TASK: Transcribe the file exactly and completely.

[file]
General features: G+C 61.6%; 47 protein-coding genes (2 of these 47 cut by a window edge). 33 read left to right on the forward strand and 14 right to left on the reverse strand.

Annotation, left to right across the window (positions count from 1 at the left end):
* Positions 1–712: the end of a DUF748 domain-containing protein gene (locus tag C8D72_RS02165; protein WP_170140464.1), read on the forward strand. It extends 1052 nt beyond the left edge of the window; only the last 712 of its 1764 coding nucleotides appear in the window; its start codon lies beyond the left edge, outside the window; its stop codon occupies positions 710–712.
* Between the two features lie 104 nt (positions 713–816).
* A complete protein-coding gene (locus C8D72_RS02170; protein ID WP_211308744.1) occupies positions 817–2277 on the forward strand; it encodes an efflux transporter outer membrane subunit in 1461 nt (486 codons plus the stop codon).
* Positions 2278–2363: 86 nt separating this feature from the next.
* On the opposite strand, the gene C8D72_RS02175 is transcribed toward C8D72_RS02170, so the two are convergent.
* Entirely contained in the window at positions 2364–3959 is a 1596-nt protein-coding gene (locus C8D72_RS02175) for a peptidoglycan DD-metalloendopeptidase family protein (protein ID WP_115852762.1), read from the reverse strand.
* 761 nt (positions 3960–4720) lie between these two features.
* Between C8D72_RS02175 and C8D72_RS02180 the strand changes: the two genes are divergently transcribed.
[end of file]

General features: G+C 61.6%; 47 protein-coding genes (2 of these 47 cut by a window edge). 33 read left to right on the forward strand and 14 right to left on the reverse strand.

Annotation, left to right across the window (positions count from 1 at the left end):
* Positions 1–712: the end of a DUF748 domain-containing protein gene (locus tag C8D72_RS02165; protein WP_170140464.1), read on the forward strand. It extends 1052 nt beyond the left edge of the window; only the last 712 of its 1764 coding nucleotides appear in the window; its start codon lies beyond the left edge, outside the window; its stop codon occupies positions 710–712.
* Between the two features lie 104 nt (positions 713–816).
* A complete protein-coding gene (locus C8D72_RS02170; protein ID WP_211308744.1) occupies positions 817–2277 on the forward strand; it encodes an efflux transporter outer membrane subunit in 1461 nt (486 codons plus the stop codon).
* Positions 2278–2363: 86 nt separating this feature from the next.
* On the opposite strand, the gene C8D72_RS02175 is transcribed toward C8D72_RS02170, so the two are convergent.
* Entirely contained in the window at positions 2364–3959 is a 1596-nt protein-coding gene (locus C8D72_RS02175) for a peptidoglycan DD-metalloendopeptidase family protein (protein ID WP_115852762.1), read from the reverse strand.
* 761 nt (positions 3960–4720) lie between these two features.
* Between C8D72_RS02175 and C8D72_RS02180 the strand changes: the two genes are divergently transcribed.